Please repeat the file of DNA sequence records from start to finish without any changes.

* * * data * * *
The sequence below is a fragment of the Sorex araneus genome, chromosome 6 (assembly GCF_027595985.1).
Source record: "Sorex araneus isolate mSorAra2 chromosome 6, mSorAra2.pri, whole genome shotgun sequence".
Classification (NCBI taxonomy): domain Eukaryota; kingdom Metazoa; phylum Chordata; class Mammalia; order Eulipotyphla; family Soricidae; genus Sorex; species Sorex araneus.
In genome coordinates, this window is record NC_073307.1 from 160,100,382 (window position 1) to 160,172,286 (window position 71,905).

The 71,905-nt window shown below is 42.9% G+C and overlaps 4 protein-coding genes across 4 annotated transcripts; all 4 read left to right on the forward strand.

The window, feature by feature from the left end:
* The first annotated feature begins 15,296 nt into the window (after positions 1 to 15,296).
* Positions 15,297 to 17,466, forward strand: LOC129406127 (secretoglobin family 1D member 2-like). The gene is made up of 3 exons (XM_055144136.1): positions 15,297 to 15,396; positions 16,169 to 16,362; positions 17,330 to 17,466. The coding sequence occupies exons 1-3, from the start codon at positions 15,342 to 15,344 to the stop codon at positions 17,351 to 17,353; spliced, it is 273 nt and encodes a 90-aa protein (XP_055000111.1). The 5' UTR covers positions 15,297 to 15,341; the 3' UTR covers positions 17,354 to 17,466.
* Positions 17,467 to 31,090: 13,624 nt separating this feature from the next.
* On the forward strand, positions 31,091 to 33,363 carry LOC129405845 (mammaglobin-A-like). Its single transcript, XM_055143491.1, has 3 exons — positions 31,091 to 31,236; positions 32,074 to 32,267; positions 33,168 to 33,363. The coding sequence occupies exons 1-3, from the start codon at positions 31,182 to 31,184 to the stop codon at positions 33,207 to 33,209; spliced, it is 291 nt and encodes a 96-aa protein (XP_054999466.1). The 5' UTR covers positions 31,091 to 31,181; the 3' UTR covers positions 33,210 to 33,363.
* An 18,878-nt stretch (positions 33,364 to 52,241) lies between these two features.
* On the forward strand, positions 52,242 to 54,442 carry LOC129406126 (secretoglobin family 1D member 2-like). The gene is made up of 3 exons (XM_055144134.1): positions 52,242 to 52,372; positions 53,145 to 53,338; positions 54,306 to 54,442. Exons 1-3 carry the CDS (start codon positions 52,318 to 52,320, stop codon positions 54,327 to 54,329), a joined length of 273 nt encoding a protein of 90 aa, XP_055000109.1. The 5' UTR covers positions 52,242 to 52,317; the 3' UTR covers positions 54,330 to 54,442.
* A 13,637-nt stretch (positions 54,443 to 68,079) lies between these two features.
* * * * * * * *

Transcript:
The sequence below is a fragment of the Sorex araneus genome, chromosome 6 (assembly GCF_027595985.1).
Source record: "Sorex araneus isolate mSorAra2 chromosome 6, mSorAra2.pri, whole genome shotgun sequence".
Classification (NCBI taxonomy): domain Eukaryota; kingdom Metazoa; phylum Chordata; class Mammalia; order Eulipotyphla; family Soricidae; genus Sorex; species Sorex araneus.
In genome coordinates, this window is record NC_073307.1 from 160,100,382 (window position 1) to 160,172,286 (window position 71,905).

The 71,905-nt window shown below is 42.9% G+C and overlaps 4 protein-coding genes across 4 annotated transcripts; all 4 read left to right on the forward strand.

The window, feature by feature from the left end:
* The first annotated feature begins 15,296 nt into the window (after positions 1 to 15,296).
* Positions 15,297 to 17,466, forward strand: LOC129406127 (secretoglobin family 1D member 2-like). The gene is made up of 3 exons (XM_055144136.1): positions 15,297 to 15,396; positions 16,169 to 16,362; positions 17,330 to 17,466. The coding sequence occupies exons 1-3, from the start codon at positions 15,342 to 15,344 to the stop codon at positions 17,351 to 17,353; spliced, it is 273 nt and encodes a 90-aa protein (XP_055000111.1). The 5' UTR covers positions 15,297 to 15,341; the 3' UTR covers positions 17,354 to 17,466.
* Positions 17,467 to 31,090: 13,624 nt separating this feature from the next.
* On the forward strand, positions 31,091 to 33,363 carry LOC129405845 (mammaglobin-A-like). Its single transcript, XM_055143491.1, has 3 exons — positions 31,091 to 31,236; positions 32,074 to 32,267; positions 33,168 to 33,363. The coding sequence occupies exons 1-3, from the start codon at positions 31,182 to 31,184 to the stop codon at positions 33,207 to 33,209; spliced, it is 291 nt and encodes a 96-aa protein (XP_054999466.1). The 5' UTR covers positions 31,091 to 31,181; the 3' UTR covers positions 33,210 to 33,363.
* An 18,878-nt stretch (positions 33,364 to 52,241) lies between these two features.
* On the forward strand, positions 52,242 to 54,442 carry LOC129406126 (secretoglobin family 1D member 2-like). The gene is made up of 3 exons (XM_055144134.1): positions 52,242 to 52,372; positions 53,145 to 53,338; positions 54,306 to 54,442. Exons 1-3 carry the CDS (start codon positions 52,318 to 52,320, stop codon positions 54,327 to 54,329), a joined length of 273 nt encoding a protein of 90 aa, XP_055000109.1. The 5' UTR covers positions 52,242 to 52,317; the 3' UTR covers positions 54,330 to 54,442.
* A 13,637-nt stretch (positions 54,443 to 68,079) lies between these two features.